The IoT revolution is in full swing, meaning that enterprise IT teams must take extra steps to secure their networks to accommodate the rapid proliferation of internet-connected devices.
According to Verizon’s 2017 State of the Market: Internet of Things report, there are now nearly 8.5 billion web-connected devices in the world, representing an incredible 31% increase in the last year alone. Additional research suggests that the number of Internet of Things (IoT) devices could surpass 50 billion as soon as 2020, at which point the global IoT market will account for nearly $14.5 trillion in annual sales.
The takeaway here is simple: the IoT is becoming an increasingly prominent part of the way we live our lives and the way we conduct business. And while the proliferation of IoT devices will benefit professionals in any number of fields — from healthcare, to oil and gas, to warehousing — it will also present new and often unforeseen cybersecurity challenges.
The promise of a “smart” internet-connected device rests with its ability to gather, transmit, and utilize data in meaningful, productive ways. The problem with these devices is that they’re so recent and numerous that many IT administrators aren’t able to register their traffic, resulting in their data operations “flying under the radar,” as it were.
For instance, the BBC recently published a report on how Hussein Syed, the chief information security officer for New Jersey’s largest healthcare provider, RWJBarnabas Health, got a rude surprise when he hired an IoT cybersecurity specialist to assess his networks. Syed understood that RWJBarnabas’ networks were highly complex — they spanned a total of 13 hospitals throughout New Jersey, meaning the team was actively managing 30,000 computers, 300 apps, a datacenter, and thousands of mobile phones at the time of his site survey.
What he found out, however, was that there were more than 70,000 internet-enabled devices accessing the RWJBarnabas networks, nearly double what he had anticipated. “We found a lot of things we were not aware of,” Syed admits, “systems that weren’t registered with IT and which didn’t meet our security standards.”
Unfortunately, Syed’s eye-opening experience is entirely too common. According to the same BBC report, organizations typically underestimate the number of devices linked to their networks by 30% to 40%.
It would be one thing if this sort of “shadow IT” was operating according to robust security protocols, but the reality is that the standard configurations of most IoT devices come nowhere close to even a baseline corporate cybersecurity threshold.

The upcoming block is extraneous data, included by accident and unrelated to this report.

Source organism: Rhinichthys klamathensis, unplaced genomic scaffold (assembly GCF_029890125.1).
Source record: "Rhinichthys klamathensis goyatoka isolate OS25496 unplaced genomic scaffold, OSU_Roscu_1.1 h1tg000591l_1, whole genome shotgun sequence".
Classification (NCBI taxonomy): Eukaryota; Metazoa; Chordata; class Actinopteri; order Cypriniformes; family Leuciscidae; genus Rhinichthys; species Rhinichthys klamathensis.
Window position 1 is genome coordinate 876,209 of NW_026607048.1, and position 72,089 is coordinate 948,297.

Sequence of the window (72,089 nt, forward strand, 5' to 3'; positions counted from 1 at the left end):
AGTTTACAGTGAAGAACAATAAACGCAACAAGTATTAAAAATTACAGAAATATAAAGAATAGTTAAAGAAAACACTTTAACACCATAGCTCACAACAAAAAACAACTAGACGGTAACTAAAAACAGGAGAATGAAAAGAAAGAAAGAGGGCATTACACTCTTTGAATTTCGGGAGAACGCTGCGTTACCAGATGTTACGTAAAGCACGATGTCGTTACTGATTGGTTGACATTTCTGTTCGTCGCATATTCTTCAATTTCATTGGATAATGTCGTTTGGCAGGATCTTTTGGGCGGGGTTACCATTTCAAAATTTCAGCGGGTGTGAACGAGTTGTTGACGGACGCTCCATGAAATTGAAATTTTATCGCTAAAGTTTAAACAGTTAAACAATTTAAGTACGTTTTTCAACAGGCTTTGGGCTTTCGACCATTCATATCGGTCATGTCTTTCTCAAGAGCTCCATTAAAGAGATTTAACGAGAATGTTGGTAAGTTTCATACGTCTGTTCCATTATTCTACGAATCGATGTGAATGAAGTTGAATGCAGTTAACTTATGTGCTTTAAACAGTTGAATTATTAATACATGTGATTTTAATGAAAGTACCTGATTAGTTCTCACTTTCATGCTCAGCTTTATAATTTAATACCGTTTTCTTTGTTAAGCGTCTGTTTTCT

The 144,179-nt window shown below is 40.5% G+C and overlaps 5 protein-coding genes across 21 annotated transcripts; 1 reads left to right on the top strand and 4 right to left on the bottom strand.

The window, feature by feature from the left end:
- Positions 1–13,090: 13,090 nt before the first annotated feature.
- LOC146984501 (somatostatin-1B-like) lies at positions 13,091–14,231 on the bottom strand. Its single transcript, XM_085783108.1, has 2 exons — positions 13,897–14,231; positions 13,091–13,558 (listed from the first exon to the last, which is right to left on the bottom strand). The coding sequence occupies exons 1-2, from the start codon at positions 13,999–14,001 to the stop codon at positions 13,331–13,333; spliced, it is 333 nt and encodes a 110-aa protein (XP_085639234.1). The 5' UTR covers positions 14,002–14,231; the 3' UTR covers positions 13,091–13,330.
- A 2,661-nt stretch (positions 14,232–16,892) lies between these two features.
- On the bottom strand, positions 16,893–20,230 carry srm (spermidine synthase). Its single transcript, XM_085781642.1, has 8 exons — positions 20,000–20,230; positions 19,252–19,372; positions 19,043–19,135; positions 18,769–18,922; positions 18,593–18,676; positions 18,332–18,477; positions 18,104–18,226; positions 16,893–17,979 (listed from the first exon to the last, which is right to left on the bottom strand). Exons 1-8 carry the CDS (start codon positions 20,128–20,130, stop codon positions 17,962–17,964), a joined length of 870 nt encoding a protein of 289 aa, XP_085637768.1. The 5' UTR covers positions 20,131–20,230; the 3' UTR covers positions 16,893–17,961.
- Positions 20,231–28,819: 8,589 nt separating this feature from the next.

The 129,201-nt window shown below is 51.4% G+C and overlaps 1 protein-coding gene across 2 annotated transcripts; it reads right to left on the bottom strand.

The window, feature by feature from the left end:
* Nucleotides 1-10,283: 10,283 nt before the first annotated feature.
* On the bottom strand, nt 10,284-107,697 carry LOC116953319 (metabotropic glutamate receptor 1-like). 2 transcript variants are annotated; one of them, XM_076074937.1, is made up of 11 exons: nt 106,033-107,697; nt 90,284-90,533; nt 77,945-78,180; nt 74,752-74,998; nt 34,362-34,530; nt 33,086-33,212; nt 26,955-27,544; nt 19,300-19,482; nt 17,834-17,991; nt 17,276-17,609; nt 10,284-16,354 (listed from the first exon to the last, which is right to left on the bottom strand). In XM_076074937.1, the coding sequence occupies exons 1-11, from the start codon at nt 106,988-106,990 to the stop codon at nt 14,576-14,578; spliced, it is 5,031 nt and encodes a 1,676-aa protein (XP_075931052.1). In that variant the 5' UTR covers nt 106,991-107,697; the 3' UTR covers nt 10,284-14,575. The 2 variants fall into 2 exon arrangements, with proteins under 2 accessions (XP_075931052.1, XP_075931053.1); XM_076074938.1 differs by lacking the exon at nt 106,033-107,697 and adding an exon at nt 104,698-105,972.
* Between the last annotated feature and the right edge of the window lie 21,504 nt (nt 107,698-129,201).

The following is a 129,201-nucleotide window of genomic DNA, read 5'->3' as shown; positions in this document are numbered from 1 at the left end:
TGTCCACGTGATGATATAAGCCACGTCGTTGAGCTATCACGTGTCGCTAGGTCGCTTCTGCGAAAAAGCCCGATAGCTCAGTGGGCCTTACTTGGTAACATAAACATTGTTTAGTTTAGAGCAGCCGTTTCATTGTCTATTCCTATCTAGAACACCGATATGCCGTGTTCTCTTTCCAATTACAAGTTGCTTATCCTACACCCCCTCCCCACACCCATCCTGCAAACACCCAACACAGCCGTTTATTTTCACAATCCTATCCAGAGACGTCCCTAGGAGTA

While the typical smartphone, tablet, or laptop is equipped with some passable antivirus software and similar security mechanisms, an overwhelming 96% of mobile devices still do not have encryption protection. Wearables and other less ubiquitous IoT devices put network administrators in an even more difficult position.
As any networking expert will confirm, a network’s security is only as strong as its weakest link, meaning an organization’s best-laid cybersecurity plans can be undone by a single unsecured IoT device. Syed readily admits that his system’s “unidentified devices could definitely have been access points for hackers who could have then found high-value assets on [the] network.”
While IoT devices for which security is only a background consideration present IT administrators with a substantial challenge, there are a number of precautions administrators can take to ensure the integrity of their networks.
For one, it helps to take a “behavioral” approach to network monitoring. Even if an IoT device has full access to an organization’s IT infrastructure, an administrator can evaluate the device’s network requests to determine whether the device may have been compromised. If, for instance, a wireless printer is attempting to gain access to critical devices or highly-secure areas of the network, something is likely amiss.
It also helps to implement strong encryption protocols and encourage the use of segregated virtual private networks (VPNs) throughout one’s organization, as this will prevent a rogue IoT device from easily accessing the organization’s entire portfolio of sensitive data.
Finally, network administrators should recognize when they need help and partner with a network security expert like Turn-key Technologies. Hussein Syed is an experienced, competent IT professional, and even he was only able to secure his high-value networks after he sought the guidance of a cybersecurity specialist.
In the dawning IoT era, collaborative networking partnerships will increasingly become the norm, and Turn-key Technologies has the knowledge and expertise necessary to help any organization secure their ever-more complex networks without compromising performance.
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